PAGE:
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Evaluating the Mechanics of Big Ten Quarterbacks - Tate Forcier


Everyone agrees that Tate Forcier is not fast enough to run the RichRod Spread to its maximum efficiency. Let me rephrase that - everyone agrees that Forcier will never run the RR Spread like Pat White did. But I believe that great players make great plays. So it's true - Little Man Tate fits better in a Texas Spread than a RichRod Spread. But maybe with the 15 lbs he gained this season, Tate can play effective, injury free ball at a high level. OR maybe Denard Robinson will take over the starting job eventually.

So take what we see here with a grain of salt. He's bigger, he'll be healthier (at least for the first few games), and someone is sure to tell him to please, Tate, keep the ball closer to your body. Please. Do it for the kids.

(This was a joint collaboration between Greg and I. Enjoy.)

Big Ten Report Card:

1. Kirk Cousins (A-)

2. Scott Tolzien (B+)

Snap (C-):

  • Security/Ball Placement (D): Does not hold the ball close enough to his body. Duh. But also doesn't grip the ball hard enough when taking it from center and faking or handing off to the RB. Instead of creating a consistent "V" angle with his elbows and the ball, holds the ball a bit low. I'll discuss this more in "Release." Perhaps the most frustrating thing about Tate's performance last year is that he did not improve during the season in term of correcting his freshman mistakes. Ball security was Tate's biggest issue from day one, as he hung the ball out like a loaf of bread while scrambling. Hangs onto the ball way too long also.
  • Retreat Speed (B): Gets out from under center quickly, but lacks the measured and controlled steps we look for.
  • Footwork (D): Pocket footwork is just bad. After reading through his first option, he "breaks down" in the pocket, legs flailing out all over the place. This lack of a strong center base takes miles off his fastball, so to say, and his arm strength suffers accordingly.
  • The Fake (A): Freezes LB's well with the ball or shoulder fakes. Squares himself quickly after a fake, always a good attribute for a Spread QB. Tate understands the zone-read offense, having played a west-coast shotgun-based offense in high school as well. His mesh point fakes, a critical component to the zone read offense, were often decent, with several being very very good. About once a game you'd see a defensive end get his head totally twisted, not knowing if Tate or the RB had the ball.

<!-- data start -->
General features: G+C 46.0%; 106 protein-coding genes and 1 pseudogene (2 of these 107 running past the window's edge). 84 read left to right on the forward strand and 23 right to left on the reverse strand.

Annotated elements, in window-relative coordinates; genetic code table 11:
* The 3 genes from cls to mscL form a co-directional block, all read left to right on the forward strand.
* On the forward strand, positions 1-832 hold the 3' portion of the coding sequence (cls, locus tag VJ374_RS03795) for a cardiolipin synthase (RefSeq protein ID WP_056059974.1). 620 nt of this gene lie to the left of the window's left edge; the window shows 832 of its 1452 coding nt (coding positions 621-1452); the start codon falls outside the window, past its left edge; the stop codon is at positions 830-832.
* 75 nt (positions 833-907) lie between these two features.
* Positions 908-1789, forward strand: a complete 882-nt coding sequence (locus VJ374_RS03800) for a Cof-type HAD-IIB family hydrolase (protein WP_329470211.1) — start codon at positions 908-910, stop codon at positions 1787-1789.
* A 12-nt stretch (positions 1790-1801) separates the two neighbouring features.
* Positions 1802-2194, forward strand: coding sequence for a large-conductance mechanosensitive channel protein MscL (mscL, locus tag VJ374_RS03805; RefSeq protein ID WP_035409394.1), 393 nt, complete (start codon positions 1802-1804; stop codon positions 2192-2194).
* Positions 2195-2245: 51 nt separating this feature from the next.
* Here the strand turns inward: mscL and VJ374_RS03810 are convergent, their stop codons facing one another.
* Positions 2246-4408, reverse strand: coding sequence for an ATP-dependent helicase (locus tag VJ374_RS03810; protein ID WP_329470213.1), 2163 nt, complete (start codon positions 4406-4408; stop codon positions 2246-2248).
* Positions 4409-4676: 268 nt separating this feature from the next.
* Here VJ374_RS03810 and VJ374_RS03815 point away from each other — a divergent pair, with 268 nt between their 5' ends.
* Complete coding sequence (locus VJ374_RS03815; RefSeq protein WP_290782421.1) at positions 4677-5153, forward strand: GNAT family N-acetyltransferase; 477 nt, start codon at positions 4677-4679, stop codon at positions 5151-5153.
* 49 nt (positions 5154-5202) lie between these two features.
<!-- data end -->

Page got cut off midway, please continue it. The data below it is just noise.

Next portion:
• Adaptation (B+): The coaches roll Tate out a lot both because of his size (short) and his ability to improvise and make plays. Rarely last season did Tate stand tall in the pocket and deliver. He was much more comfortable pulling the ball down, stepping up into the pocket and then moving laterally down the line of scrimmage. One thing Tate does unusually well for a young QB: He always keeps his eyes downfield while scrambling and always squares his shoulders. You can tell he's gotten a lot of instruction in this facet of QB'ing. However, as the season progressed, you could tell he was over reliant on this ability throughout high school, where you can get away with this kind of thing. Just watch the ND highlights and you'll see a lot of that. Tate is at his best when the play breaks down and he is able to get outside the pocket.

Release (C):

  • Survey (B+): On the run, uncannily surveys the field. In the pocket, surveys better than the average quarterback until...
  • Stance (C): Tate wants to be a fundamentally sound quarterback. But sure enough, his footwork breaks down and his stance gets all muddled.
  • Step (B-): Kicks out his feet pretty well, but that's because he's a small man who needs to generate as much oomph behind his throws. After injury, he was sometimes using his whole damn body to throw deep balls.
  • Wrist/Throw (D+): This is a major weakness. Instead of putting the ball high in his stance, he holds it at a medium height. So when Tate's mind says "throw," his body has to move the ball from the middle of his chest up all the way to the back of his delivery, and finally to a release point. There are too many moving parts here to make it an effective delivery. Think about a jump shot or a baseball swing - More motion usually needs to worse results. The same comes true in throwing a football.

How the Offense Affects Mechanics (C-):

  • RichRod Spread + Injuries + Youth = Bad mechanics. It takes simple analysis to figure out why not. When Healthy, Forcier could make big-time throws, throwing into tight spots and faking effectively. But when his tiny body began to wear down and the hits which a QB takes in the Spread continued, Forcier could no longer make those throws anymore. His deep ball came out as a fluttery duck and his pocket movement broke down.

Overall: C-

[Editors Note: I looked here, and here)]